Squashes and parsnips were mentioned by Pliny; the Roman cook book of Apicius has over a dozen recipes for squash. If you hollowed out certain squashes and dried the skin, they could become containers, utensils, ornamentation like masks, and even birdcages and musical instruments. Parsnips were common in European gardens until the 16th century.
Turnips were grown for consumption for thousands of years, important to the Classical and Medieval Eras, and making their way to Japan by 700CE.
Cabbages were cultivated Before the Common Era, and were known in the Middle Ages as an inexpensive food that had an unfortunate odor when cooked and an unfortunate side effect when consumed.
The wild pea was found all around the Mediterranean and have been eaten for millennia. Charles the Good, the Count of Flanders, wrote how the consumption of peas was a staple that staved off a famine in 1124-25.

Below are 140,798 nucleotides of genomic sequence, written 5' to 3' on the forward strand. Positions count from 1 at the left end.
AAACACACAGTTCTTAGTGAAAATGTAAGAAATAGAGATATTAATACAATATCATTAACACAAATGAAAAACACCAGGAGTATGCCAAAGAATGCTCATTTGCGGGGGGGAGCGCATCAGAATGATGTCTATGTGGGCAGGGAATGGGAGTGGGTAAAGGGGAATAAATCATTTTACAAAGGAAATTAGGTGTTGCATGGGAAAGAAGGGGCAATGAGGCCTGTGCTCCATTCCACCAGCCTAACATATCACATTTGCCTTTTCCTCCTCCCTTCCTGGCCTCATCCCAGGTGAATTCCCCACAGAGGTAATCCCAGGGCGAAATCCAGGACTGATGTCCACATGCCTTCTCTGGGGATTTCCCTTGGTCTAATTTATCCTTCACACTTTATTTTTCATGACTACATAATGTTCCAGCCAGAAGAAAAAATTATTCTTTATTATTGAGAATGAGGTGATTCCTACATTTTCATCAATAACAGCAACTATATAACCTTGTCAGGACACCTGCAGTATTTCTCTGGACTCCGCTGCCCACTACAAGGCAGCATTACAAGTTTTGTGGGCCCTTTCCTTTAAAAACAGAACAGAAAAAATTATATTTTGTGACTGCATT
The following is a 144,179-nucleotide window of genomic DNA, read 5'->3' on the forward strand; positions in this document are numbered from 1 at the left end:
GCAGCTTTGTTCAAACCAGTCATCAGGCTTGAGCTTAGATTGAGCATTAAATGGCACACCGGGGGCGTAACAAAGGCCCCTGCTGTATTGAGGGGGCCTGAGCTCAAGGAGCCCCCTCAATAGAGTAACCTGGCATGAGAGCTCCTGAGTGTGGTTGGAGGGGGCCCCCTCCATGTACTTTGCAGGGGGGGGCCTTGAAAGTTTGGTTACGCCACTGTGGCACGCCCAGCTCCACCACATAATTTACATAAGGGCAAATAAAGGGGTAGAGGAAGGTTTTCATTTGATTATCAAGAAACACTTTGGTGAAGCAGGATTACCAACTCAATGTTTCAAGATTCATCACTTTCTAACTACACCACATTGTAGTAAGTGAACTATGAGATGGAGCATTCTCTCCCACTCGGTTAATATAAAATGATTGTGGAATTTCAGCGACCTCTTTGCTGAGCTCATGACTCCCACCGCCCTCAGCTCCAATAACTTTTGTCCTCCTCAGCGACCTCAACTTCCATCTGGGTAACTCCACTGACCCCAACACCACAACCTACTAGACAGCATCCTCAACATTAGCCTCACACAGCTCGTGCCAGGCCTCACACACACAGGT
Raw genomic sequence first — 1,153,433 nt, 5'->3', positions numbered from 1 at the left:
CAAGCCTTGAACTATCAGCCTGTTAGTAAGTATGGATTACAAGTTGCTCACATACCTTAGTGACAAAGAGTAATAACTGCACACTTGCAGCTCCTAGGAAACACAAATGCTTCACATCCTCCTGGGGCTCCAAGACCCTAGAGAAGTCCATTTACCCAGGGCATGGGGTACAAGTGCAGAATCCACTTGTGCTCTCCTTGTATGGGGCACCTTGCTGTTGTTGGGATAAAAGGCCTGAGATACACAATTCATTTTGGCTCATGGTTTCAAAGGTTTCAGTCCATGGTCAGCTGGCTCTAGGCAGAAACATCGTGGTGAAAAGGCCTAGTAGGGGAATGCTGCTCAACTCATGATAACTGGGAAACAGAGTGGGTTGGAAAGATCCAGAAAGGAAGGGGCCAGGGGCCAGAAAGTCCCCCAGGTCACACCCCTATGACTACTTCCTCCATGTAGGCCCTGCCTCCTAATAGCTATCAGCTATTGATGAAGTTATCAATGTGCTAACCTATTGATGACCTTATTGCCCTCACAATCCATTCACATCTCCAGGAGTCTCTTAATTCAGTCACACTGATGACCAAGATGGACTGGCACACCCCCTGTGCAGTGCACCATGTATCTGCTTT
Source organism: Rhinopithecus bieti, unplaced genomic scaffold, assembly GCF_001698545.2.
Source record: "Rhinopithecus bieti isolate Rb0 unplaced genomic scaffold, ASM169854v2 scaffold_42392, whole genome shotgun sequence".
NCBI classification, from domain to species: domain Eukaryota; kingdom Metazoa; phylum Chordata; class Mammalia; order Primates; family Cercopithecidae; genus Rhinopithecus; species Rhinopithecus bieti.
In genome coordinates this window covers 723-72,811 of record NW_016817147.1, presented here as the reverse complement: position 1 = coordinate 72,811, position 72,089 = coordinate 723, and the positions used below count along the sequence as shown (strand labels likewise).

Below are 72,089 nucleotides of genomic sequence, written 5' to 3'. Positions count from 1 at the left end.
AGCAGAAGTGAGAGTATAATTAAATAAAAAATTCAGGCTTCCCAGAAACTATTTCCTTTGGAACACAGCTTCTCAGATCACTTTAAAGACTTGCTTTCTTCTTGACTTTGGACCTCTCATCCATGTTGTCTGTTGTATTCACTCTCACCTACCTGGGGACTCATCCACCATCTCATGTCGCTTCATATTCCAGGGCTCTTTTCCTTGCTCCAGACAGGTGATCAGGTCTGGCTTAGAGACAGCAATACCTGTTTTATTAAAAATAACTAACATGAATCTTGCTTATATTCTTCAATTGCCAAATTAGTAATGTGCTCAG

Brussels sprouts were cultivated extensively in Brussels in the 13th century, but were known in Northern Europe since the 5th century.
Onions, garlic, fennel, shallots, leeks, carrots, beans, artichokes, lentils—all were known to the Romans and made use of in Medieval Europe.
Tomorrow I will share some vegetable recipes, and then later look at the more widely used grains.